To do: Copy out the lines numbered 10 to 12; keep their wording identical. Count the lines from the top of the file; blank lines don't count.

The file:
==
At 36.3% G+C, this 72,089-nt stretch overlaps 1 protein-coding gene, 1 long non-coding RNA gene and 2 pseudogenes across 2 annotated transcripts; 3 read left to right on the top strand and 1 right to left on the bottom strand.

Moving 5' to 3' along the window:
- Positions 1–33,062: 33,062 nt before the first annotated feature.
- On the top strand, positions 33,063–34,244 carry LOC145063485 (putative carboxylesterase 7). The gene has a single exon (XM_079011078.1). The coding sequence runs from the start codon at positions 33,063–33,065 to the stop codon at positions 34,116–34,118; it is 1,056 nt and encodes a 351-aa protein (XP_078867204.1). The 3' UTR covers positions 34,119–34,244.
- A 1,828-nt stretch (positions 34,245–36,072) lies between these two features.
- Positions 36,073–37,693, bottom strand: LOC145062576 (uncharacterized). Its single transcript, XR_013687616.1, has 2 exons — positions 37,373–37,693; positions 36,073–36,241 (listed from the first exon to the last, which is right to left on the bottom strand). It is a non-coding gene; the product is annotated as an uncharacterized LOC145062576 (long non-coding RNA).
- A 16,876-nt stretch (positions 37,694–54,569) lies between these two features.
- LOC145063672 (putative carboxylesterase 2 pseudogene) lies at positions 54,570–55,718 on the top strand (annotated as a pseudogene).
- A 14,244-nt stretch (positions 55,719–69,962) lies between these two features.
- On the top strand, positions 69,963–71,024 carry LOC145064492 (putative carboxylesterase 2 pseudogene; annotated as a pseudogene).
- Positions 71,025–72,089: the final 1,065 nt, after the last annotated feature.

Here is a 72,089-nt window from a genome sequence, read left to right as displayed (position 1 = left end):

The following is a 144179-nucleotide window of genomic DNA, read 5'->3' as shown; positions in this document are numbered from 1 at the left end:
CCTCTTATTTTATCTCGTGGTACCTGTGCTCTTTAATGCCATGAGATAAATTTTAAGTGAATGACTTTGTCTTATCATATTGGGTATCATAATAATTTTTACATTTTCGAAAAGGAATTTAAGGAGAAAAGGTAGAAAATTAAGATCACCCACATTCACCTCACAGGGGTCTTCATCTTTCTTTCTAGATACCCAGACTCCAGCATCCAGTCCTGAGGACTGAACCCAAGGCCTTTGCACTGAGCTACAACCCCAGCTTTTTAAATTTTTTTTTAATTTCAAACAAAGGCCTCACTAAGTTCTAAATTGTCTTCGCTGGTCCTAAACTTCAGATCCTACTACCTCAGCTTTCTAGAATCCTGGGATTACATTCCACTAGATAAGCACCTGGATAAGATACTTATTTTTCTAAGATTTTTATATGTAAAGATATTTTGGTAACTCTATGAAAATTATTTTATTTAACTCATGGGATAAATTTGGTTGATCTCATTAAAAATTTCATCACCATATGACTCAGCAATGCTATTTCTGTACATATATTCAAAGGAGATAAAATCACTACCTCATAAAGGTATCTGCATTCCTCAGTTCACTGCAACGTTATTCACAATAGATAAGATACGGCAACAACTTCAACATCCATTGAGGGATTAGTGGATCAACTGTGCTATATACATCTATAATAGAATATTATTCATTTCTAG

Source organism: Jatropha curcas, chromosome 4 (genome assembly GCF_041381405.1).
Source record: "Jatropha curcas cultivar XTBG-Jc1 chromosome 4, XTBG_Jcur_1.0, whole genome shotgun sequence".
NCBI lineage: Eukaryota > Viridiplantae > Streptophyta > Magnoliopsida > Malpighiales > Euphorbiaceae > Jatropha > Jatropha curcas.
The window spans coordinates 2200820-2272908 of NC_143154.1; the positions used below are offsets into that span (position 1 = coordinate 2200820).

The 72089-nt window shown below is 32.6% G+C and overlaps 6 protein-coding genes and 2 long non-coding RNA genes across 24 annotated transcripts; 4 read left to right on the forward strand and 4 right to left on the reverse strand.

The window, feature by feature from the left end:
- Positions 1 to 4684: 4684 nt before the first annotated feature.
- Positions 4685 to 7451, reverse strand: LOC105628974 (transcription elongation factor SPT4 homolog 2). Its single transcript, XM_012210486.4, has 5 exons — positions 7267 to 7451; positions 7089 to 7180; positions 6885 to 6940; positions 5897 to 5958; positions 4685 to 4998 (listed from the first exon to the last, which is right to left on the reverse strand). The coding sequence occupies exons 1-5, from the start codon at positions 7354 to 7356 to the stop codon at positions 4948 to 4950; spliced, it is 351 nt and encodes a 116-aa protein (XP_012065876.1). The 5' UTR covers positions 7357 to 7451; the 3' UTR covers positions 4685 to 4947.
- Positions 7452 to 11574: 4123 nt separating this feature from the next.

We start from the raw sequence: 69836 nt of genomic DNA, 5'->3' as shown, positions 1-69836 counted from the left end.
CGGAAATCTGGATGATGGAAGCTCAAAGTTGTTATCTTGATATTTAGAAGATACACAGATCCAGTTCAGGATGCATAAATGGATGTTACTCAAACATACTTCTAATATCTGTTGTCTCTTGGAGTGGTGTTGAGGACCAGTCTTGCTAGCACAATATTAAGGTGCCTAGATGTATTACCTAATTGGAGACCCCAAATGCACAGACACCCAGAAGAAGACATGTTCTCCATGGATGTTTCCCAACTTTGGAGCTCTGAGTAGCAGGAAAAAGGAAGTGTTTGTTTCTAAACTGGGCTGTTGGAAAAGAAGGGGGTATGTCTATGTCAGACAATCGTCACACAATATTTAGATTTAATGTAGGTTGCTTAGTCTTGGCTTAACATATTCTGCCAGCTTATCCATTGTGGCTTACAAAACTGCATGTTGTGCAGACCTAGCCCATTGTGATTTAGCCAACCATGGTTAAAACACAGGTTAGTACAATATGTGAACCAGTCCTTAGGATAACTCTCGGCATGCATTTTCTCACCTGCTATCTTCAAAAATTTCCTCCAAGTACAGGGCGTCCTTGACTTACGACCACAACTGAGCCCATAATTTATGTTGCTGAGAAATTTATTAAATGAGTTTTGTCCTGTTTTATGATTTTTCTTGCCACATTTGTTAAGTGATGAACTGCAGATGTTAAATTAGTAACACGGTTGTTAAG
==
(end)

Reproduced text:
- On the top strand, positions 69,963–71,024 carry LOC145064492 (putative carboxylesterase 2 pseudogene; annotated as a pseudogene).
- Positions 71,025–72,089: the final 1,065 nt, after the last annotated feature.

Here is a 72,089-nt window from a genome sequence, read left to right as displayed (position 1 = left end):